Ten legislative days before funding would run out, the US Congress is heading toward another government showdown. Democrats and many Republicans are likely to refuse to go along with US President Trump’s request for money for a border wall, financed in part by outsize cuts to medical research. And the specter of another fight over Planned Parenthood funding is also in the offing.
Fresh off the humiliating implosion of the US House of Representatives healthcare bill last week, Trump appears to be courting another disaster. To help pay for his proposed border wall between the US and Mexico, Trump has asked for US$18 billion in cuts to domestic programs, including many with broad bipartisan support, and an additional US$1.5 billion in funding as part of the spending bill to keep the government open for the rest of the year.
Among the cuts, the administration proposes a US$1.2 billion reduction to the National Institutes of Health — which the US Congress enriched last year in a bill to fight cancer and other diseases — and a US$2.8 billion reduction to the State Department and other international operations, as well as major cuts in grants for transportation, infrastructure and housing.
Illustration: Kevin Sheu
Democrats said such a plan would arrive dead at the doorstep of the US Senate, and Republicans on Tuesday sounded no more enthusiastic.
“We just voted to plus up the NIH,” said Senator John Cornyn, an Alaska Republican, who has also been lukewarm on the border wall plan. “It would be difficult to get the votes to then cut it.”
Republican Senator Susan Collins was more blunt.
“I think it is too late for this year,” she said about the proposed cuts, echoing several Republican colleagues. As for a border wall, which is not well supported by American voters, “that debate belongs in the next fiscal year,” she said.
Congressional Republicans are desperate to avoid another legislative failure and demonstrate their ability to effectively govern with one-party control of Washington. Another fight over funding to keep the government open would do little to advance their cause.
Trump’s proposals also run counter to House of Representatives and Senate appropriators, who have been working in a bipartisan manner for weeks, trying to come up with a series of spending bills that could be bundled together in some form to avoid a government shutdown.
The spending talks could also be threatened by pledges of House Republicans to stop funding Planned Parenthood, a proposition that has little chance of success in the Senate.
For now, House Republicans are pressing ahead to attack Planned Parenthood through either a revived healthcare bill or a bill to overhaul the tax code, both of which would require only 51 Senate votes to pass, known as reconciliation.
“We think reconciliation is the tool, because that gets it into law,” House Speaker Paul Ryan said Tuesday.
However, if that process seems to lose steam — it is going to be difficult for the House to put together another healthcare plan or any other budget plan that would defund Planned Parenthood before next month — some House Republicans may once again wage the Planned Parenthood fight, which would spell trouble for the measure.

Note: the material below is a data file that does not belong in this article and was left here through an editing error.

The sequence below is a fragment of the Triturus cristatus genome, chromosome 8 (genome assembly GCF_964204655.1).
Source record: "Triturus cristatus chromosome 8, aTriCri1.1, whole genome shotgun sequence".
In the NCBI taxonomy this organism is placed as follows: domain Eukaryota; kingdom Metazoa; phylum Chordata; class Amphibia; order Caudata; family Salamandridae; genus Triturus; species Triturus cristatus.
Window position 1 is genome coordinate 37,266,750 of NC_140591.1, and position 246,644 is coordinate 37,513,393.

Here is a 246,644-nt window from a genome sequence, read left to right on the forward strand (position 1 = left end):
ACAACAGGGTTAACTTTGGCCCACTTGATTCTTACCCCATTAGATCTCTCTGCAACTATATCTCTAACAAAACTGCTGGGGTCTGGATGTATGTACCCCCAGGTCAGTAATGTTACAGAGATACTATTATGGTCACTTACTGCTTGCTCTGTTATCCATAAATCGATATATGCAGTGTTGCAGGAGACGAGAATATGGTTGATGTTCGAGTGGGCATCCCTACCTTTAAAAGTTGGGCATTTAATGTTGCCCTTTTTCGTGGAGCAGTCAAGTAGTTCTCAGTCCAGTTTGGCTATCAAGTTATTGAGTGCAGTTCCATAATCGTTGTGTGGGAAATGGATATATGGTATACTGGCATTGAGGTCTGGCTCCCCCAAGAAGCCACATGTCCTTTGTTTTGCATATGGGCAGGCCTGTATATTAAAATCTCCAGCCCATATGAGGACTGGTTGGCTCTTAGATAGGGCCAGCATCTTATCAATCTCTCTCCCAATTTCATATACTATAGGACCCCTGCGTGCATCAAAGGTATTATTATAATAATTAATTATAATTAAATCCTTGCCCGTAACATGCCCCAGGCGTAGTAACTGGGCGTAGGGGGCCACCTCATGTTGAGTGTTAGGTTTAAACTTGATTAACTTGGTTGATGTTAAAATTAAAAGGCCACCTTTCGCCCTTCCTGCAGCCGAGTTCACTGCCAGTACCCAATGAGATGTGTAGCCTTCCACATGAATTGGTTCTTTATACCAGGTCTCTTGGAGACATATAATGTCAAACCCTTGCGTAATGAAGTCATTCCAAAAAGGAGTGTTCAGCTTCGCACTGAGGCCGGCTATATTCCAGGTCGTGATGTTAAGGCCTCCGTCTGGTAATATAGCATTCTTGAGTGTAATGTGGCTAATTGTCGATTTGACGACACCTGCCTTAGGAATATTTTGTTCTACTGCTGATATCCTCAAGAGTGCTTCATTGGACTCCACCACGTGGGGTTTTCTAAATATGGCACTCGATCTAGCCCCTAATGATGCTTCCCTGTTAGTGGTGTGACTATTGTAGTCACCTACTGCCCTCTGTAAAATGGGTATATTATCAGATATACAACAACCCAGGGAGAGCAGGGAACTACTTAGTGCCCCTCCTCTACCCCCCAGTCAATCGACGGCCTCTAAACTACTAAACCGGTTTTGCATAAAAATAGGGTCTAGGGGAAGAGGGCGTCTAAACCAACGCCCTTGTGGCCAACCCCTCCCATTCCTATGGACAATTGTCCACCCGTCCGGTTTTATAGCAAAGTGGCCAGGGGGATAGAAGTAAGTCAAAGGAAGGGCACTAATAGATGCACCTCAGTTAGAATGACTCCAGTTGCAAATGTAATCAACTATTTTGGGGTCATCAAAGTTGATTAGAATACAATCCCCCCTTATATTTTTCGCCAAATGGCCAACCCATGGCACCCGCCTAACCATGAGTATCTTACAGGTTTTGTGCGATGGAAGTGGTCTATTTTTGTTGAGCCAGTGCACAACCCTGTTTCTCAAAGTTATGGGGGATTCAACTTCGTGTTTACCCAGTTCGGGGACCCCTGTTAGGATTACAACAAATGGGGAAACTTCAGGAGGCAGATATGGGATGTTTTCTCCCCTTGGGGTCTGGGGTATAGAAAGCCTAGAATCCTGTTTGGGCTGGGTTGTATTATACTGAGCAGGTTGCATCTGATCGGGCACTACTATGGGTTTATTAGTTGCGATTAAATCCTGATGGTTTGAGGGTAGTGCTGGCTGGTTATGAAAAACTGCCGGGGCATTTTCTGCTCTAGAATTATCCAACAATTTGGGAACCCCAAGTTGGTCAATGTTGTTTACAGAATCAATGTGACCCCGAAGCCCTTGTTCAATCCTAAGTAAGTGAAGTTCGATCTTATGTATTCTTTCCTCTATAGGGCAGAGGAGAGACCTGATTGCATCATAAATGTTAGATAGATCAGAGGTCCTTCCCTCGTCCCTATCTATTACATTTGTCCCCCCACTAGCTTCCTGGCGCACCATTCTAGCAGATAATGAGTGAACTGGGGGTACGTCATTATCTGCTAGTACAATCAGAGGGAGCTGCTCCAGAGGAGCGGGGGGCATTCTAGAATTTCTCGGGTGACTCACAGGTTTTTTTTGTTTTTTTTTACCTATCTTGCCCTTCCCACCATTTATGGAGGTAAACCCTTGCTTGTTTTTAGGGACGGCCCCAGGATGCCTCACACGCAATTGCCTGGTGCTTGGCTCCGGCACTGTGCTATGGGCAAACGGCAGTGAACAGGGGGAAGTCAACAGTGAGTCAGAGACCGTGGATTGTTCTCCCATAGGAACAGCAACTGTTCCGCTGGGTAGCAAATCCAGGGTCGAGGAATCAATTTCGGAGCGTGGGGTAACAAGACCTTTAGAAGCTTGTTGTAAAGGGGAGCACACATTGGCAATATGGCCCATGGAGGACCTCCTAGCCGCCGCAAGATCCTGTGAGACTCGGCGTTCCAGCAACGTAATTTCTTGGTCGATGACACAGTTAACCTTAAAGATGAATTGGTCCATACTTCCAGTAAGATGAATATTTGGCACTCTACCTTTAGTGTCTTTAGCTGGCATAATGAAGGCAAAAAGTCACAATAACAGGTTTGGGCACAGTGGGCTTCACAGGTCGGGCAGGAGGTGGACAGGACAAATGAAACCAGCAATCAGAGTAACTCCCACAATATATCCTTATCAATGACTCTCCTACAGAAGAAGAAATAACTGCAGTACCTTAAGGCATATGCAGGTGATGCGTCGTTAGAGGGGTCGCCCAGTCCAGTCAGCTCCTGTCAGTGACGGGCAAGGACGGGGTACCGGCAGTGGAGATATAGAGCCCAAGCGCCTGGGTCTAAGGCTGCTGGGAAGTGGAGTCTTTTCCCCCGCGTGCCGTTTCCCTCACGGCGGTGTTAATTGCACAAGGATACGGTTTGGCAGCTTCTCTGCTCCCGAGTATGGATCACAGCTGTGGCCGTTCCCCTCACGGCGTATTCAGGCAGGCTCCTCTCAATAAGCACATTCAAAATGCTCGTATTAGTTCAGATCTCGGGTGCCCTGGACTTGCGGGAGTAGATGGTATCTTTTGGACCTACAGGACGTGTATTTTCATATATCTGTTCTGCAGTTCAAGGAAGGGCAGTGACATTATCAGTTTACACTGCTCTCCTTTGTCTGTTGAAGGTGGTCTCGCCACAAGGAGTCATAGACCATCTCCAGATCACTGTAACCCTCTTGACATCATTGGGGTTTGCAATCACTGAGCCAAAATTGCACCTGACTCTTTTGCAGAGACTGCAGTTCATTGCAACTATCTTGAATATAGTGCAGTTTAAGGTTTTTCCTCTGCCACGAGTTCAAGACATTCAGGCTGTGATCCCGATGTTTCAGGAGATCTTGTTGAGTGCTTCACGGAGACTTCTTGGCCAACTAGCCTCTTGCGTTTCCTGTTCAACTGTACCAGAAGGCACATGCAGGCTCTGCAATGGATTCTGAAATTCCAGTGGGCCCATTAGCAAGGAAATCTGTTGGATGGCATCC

“There is a path to a positive outcome, which I define as a bipartisan omnibus,” said Representative Nita Lowey, the top-ranking Democrat on the House Appropriations Committee, referring to a collection of appropriations bills cobbled together as one.
“It’s going to require Republican leadership to reject poison-pill riders like defunding Planned Parenthood and wasting billions of dollars on a border wall,” Lowey said.
The current funding bill expires on April 28, and Congress is set for a two-week recess just before that deadline.
Senate Majority Leader Mitch McConnell saw the sticky path forward from the day Trump was elected, and pushed for a longer-term spending bill, an idea the White House rebuffed.
In the interim, the House Republicans’ failure to get a bill to repeal the healthcare law passed — or even voted on — complicates the process. Some of the more conservative House Republicans, who helped bring down the bill, may want to show that they have muscle to flex on the spending process, but others may be eager to build confidence among voters and have a spending bill pass quickly.
However, it remains unclear if the debacle of last week will bring House Republicans closer together in the interest of producing something or make them more factionalized. For now, they have to clear the way forward on a spending bill, tax reform and an infrastructure plan, all made more difficult by failing on healthcare.
In the Senate there is more unity among Republicans, but not in ways that are favorable to the White House. “I’m not going to spend a lot of money on a wall,” Republican Senator Lindsey Graham said.
“I’m not going to support a big cut to the NIH. I’m not going to support big cuts to the State Department.”
Democrats on the other hand feel emboldened. They say Republicans will need their votes to pass a measure to keep the government open, and they will continue to fight against Trump’s proposed cuts and the border wall.
“The administration is asking US taxpayers to cover the cost of a wall — unneeded, ineffective, absurdly expensive — that Mexico was supposed to pay for, and he is cutting programs that are vital to the middle class in order to get that done,” Senate Minority Leader Chuck Schumer said. He did not see that happening, Schumer added.
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